Wednesday, April 06, 2005

The Wind-Up Bird Chronicle

The moniker 'wind-up bird' was coined by Alfred Birnbaum, the original English translator of The Wind-Up Bird and Tuesday's Women, the tantalising short story at the front end of the Haruki Murakami's earlier collection, The Elephant Vanishes. I wonder if the connotations are the same in Japanese? With its suggestion that everyday reality is a bit of a practical joke, the wind-up bird is the perfect mascot for Murakami's sphinxlike realities.

The opening chapter of the novel is a near facsimile of that pilot episode. It's hard to convey the sense of excitement and densely-packed promise that it generates. It's rather like the first sip of an alluring wine. Yet I've contemplated empty bottles which on final analysis, much like this 600 page novel, haven't quite delivered on their prodigal potential.

Long before I read my first line of Murakami, the notion of misplaced destinies was one that insistently beguiled me. Narrator Toru Okada has ostensibly lost only his cat, but this misadventure is symbolic of a blockage in the flow of his existence; or so he is told by one of the eccentric females that force their way into it, and in so doing further mess with his flow.

Like many other Murakami characters Okada frets a lot about his selfhood. He considers whether he is only "a pathway for the person known as me". Another character in the novel, a retired lieutenant scorched by a monstrously macabre wartime experience suggests to Okada that a moment of revelation in his darkest hour somehow burned away his ties to the human world. He recounts his story at a time Okada himself feels abandonned by his increasingly recondite reality.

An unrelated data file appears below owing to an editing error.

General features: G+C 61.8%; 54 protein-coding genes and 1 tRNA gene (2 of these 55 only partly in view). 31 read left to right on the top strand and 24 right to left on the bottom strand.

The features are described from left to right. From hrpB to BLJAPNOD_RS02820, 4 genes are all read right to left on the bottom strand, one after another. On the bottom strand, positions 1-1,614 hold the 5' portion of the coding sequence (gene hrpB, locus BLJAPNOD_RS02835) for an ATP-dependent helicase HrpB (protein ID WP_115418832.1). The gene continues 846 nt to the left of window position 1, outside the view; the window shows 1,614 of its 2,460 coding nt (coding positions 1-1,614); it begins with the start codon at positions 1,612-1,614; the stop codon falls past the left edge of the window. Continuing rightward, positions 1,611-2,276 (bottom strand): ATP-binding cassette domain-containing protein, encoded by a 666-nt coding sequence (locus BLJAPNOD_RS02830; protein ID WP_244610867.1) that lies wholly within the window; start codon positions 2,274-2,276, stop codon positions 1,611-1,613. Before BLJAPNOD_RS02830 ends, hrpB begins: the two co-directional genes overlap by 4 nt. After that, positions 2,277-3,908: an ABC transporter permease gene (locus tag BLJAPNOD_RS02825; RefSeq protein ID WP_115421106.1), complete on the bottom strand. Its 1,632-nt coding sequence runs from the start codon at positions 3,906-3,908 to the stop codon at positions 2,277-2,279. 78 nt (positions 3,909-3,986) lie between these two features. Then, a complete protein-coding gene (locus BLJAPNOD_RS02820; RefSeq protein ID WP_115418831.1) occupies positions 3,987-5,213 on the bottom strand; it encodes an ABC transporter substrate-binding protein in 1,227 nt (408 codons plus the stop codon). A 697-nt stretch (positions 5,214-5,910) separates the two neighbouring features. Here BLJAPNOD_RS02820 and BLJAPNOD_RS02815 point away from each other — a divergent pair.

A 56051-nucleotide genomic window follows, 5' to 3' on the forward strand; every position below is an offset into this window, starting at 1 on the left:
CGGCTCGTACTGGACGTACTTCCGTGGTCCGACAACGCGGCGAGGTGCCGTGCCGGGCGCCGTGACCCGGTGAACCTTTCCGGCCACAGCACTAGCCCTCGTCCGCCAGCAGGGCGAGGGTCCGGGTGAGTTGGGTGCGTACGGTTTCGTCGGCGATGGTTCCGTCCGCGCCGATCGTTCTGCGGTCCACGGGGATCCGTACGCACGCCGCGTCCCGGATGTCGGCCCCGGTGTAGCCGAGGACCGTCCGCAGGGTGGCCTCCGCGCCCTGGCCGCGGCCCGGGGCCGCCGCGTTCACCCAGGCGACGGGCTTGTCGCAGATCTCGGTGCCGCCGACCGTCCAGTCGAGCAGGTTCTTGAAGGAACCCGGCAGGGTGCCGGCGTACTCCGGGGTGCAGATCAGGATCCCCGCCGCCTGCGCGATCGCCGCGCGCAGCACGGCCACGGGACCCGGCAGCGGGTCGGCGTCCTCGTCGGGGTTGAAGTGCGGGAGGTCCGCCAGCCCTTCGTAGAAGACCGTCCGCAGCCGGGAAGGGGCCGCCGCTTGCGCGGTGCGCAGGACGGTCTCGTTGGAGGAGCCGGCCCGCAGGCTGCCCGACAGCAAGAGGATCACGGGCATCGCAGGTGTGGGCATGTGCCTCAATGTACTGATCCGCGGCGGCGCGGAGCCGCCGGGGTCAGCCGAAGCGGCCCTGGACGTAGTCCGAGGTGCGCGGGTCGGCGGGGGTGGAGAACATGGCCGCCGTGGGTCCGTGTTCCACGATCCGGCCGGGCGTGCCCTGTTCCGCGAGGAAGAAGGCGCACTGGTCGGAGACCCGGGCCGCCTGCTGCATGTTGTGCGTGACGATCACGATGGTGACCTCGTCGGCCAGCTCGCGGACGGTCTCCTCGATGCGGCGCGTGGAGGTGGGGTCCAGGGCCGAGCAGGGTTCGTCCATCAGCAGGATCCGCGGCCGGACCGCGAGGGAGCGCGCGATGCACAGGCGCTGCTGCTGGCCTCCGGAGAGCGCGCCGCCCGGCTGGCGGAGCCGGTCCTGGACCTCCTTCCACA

All of this echoes the ancient Asian intuition that life is just one dyanamic process amongst many. "When there's no flow, stay still" Okada has been advised. Wait for things to "firm up".

His problem is that he's one of those men that finds it easier to form an image of what he doesn't want to do rather than locate the one thing he does want to do. With this I can sympathise. He defines himself in opposition to men for whom "the only principle which governs their minds is the question how do I look?", and who raise themselves using scaffolding constructed from combinations of one dimensional systems of thought. Yet he recognises that these egotists are basically more capable individuals than himself.

However, Murakami's metaphysical explorations can be fairly trite - "truth was not necessarily fact and fact not necessarily truth". As a philosopher he sports some of the dilettante characteristics of his protagonists. In contrast, the existential paranoia of men like Jorge Luis Borges and Phillip K. Dick belonged to a more formal system.

The novel was originally published in three distinct chunks, which gives the narrative structure the quality of a serial rather than that a feature film. Along the way I was reminded of Sophie's World, The Alchemist (unfortunately) and The Magus, but most obviously of Twin Peaks. This is a debt that Murakami openly acknowledges, and like Lynch's groundbreaking production, Wind-Up Bird's third set of episodes is a patchier experience, in which the geometry of internal connections has become just a little too arch.

Only one of the aforementioned female oddballs is really a fully-developed character - May Kasahara. Without her interventions the novel would be significantly diminished. She is allowed to make a number of darkly insightful observations that belie her youth (such as "If there was no such thing as death...complicated thoughts and ideas would never come into the world") and her presence invariably sparks some wicked sexual tension with hangdog Okada, who she playfully refers to as "Mr Wind-Up Bird".

Anyway, if you read nothing else by this eccentric Japanese author, go for the short story. Take it from me though, it will be hard to avoid the temptation to press on with the wayward flow of feckless Mr Okada, his elusive spouse Kumiko, her even more elusive cat Noburo Wataya, her messed-up brother of the same name, and May Kasahara, a misplaced sixteen-year-old with downy-fringed ear-lobes.

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